Many mantids will frequent the tops of tall grasses and flowers in hopes of snagging unwary flying insects and pollinators, and this budwing mantis (Parasphendale cf. affinis) was no exception. Ivy is lucky to have many nymphs of this genus residing in her greenhouse — though they are not the most welcome guests for her work on the African queen butterfly. Over a month ago she gave me a subadult mantis that was lurking in the dense nectar oasis. After almost two months the mantis refused to begin her final molt, and it wasn’t until a catastrophic flood in the house (and a noticeable increase in humidity), that she successfully made the transition. Budwing mantids are so named because of the female’s reduced wings, though this trait is common throughout mantids. They are a robust genus with a large triangular head and have mottled stripes along the outer forearms as well as orange and black on the interior for use in defensive displays. Now that she is full grown, my Neodanuria stick mantis no longer transfixes on her as potential prey, and the budwing’s thick raptorials allow her to easily restrain more difficult prey items including hawkmoths.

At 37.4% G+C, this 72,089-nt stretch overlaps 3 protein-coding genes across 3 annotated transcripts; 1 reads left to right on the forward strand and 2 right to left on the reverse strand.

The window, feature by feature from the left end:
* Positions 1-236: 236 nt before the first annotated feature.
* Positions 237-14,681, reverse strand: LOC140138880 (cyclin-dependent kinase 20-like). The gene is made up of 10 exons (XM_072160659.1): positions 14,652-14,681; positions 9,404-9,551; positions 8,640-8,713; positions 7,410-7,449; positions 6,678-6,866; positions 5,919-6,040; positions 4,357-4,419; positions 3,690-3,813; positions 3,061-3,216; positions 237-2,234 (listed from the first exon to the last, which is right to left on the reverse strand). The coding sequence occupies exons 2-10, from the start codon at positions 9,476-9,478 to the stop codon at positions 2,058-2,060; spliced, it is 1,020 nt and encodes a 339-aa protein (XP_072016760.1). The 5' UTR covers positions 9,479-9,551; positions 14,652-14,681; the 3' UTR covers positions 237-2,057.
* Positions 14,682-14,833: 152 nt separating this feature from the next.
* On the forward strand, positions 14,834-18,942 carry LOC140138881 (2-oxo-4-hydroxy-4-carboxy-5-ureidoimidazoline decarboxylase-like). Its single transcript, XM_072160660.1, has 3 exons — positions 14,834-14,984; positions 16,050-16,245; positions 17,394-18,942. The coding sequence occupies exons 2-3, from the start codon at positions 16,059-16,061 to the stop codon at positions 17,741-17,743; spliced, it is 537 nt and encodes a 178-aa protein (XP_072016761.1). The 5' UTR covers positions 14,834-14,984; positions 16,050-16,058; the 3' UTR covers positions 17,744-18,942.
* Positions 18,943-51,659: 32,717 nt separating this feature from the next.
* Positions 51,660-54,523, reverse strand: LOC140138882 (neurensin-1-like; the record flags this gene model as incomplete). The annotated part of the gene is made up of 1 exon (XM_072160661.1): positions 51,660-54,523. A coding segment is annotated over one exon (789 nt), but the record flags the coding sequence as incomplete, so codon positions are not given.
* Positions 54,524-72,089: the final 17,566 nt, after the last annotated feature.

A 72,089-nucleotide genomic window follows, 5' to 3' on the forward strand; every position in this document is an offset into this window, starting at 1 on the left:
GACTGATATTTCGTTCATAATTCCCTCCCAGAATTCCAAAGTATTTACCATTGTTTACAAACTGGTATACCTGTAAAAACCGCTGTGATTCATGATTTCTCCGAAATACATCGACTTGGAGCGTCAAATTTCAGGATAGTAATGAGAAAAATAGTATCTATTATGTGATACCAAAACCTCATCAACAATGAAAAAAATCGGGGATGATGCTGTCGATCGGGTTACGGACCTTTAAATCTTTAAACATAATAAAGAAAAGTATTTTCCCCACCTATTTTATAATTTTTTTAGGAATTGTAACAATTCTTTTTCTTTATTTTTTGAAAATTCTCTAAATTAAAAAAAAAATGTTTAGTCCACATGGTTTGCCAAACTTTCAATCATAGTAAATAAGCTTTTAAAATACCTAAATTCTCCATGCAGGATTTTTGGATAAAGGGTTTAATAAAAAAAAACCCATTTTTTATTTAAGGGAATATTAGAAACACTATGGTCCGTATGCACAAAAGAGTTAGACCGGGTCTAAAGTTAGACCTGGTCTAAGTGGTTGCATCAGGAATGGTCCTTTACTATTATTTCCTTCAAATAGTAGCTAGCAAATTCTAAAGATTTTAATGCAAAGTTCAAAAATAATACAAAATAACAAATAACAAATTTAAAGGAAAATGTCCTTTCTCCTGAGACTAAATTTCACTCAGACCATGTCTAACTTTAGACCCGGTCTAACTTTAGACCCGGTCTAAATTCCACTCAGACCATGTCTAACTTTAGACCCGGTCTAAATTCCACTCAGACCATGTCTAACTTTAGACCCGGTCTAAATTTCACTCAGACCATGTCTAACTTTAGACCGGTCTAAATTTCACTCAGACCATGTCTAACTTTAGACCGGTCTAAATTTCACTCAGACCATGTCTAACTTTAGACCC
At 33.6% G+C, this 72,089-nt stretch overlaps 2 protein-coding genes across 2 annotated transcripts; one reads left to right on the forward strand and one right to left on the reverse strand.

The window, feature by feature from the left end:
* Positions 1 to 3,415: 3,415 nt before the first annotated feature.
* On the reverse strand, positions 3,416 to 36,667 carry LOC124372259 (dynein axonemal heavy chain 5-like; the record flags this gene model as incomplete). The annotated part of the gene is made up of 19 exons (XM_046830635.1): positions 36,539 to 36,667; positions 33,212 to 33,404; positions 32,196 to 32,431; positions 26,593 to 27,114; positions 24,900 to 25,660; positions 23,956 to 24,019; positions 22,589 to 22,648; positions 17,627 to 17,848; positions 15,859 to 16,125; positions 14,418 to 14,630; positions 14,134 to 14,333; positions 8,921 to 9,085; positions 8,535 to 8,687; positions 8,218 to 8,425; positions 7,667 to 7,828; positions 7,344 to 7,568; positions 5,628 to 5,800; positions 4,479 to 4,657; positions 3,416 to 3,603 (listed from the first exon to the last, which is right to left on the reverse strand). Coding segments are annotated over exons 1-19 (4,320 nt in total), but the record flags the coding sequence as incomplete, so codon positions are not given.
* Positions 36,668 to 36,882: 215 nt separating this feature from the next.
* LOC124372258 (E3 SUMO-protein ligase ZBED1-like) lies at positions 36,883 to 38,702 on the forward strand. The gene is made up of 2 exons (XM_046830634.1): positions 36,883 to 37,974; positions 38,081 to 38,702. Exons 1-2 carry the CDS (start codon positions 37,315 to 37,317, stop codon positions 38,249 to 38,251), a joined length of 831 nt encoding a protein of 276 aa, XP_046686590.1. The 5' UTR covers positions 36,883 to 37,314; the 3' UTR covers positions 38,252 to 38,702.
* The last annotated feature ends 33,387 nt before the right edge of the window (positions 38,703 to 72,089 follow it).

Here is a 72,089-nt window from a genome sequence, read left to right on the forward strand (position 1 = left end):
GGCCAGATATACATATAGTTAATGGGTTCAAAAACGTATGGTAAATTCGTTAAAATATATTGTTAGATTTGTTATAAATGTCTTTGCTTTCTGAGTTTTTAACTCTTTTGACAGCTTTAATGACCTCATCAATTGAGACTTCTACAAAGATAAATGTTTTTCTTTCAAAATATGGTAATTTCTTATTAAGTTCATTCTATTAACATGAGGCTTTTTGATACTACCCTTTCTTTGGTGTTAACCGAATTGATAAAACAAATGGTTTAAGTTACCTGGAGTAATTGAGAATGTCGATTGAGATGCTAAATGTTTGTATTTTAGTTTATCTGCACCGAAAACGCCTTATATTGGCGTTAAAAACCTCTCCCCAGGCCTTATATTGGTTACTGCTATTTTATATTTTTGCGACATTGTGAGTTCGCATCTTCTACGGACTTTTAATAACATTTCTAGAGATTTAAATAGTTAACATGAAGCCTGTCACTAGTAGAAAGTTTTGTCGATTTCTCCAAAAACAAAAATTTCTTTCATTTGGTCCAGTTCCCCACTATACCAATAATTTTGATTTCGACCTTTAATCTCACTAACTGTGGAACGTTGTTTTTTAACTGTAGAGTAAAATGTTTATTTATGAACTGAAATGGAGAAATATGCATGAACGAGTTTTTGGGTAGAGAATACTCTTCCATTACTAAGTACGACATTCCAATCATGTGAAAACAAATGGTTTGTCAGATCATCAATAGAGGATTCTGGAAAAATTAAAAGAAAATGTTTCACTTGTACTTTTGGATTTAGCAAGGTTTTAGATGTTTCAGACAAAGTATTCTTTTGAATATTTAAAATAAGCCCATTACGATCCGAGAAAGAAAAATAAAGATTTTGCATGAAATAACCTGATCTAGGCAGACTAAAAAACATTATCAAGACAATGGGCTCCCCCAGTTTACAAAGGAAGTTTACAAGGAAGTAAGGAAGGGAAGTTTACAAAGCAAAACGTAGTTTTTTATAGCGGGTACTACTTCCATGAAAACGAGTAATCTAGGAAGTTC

Photographed after capture under controlled conditions